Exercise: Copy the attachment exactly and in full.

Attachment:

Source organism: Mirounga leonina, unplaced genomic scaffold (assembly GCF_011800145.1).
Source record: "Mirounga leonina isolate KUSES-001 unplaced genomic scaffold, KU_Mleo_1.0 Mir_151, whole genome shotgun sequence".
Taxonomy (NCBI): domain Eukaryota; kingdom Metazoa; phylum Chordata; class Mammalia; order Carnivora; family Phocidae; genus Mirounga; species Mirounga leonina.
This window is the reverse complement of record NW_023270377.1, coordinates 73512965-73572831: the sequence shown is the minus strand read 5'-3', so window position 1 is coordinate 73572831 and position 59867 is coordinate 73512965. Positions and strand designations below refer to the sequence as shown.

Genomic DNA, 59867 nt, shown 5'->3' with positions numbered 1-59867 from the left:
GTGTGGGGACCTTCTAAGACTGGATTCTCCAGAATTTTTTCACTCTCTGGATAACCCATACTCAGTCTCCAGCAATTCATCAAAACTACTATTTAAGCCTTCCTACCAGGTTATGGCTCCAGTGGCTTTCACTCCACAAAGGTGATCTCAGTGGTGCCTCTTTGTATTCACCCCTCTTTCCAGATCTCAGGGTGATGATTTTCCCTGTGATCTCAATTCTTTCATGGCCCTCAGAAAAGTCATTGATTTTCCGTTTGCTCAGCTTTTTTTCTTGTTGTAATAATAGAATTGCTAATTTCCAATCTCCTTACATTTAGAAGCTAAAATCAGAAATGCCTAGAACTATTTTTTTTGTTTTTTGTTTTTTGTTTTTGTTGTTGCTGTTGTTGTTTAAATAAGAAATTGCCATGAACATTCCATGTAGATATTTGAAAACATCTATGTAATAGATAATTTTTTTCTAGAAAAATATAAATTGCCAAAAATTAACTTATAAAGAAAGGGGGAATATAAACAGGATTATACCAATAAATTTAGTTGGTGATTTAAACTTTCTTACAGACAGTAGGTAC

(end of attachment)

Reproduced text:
Source organism: Mirounga leonina, unplaced genomic scaffold (assembly GCF_011800145.1).
Source record: "Mirounga leonina isolate KUSES-001 unplaced genomic scaffold, KU_Mleo_1.0 Mir_151, whole genome shotgun sequence".
Taxonomy (NCBI): domain Eukaryota; kingdom Metazoa; phylum Chordata; class Mammalia; order Carnivora; family Phocidae; genus Mirounga; species Mirounga leonina.
This window is the reverse complement of record NW_023270377.1, coordinates 73512965-73572831: the sequence shown is the minus strand read 5'-3', so window position 1 is coordinate 73572831 and position 59867 is coordinate 73512965. Positions and strand designations below refer to the sequence as shown.

Genomic DNA, 59867 nt, shown 5'->3' with positions numbered 1-59867 from the left:
GTGTGGGGACCTTCTAAGACTGGATTCTCCAGAATTTTTTCACTCTCTGGATAACCCATACTCAGTCTCCAGCAATTCATCAAAACTACTATTTAAGCCTTCCTACCAGGTTATGGCTCCAGTGGCTTTCACTCCACAAAGGTGATCTCAGTGGTGCCTCTTTGTATTCACCCCTCTTTCCAGATCTCAGGGTGATGATTTTCCCTGTGATCTCAATTCTTTCATGGCCCTCAGAAAAGTCATTGATTTTCCGTTTGCTCAGCTTTTTTTCTTGTTGTAATAATAGAATTGCTAATTTCCAATCTCCTTACATTTAGAAGCTAAAATCAGAAATGCCTAGAACTATTTTTTTTGTTTTTTGTTTTTTGTTTTTGTTGTTGCTGTTGTTGTTTAAATAAGAAATTGCCATGAACATTCCATGTAGATATTTGAAAACATCTATGTAATAGATAATTTTTTTCTAGAAAAATATAAATTGCCAAAAATTAACTTATAAAGAAAGGGGGAATATAAACAGGATTATACCAATAAATTTAGTTGGTGATTTAAACTTTCTTACAGACAGTAGGTAC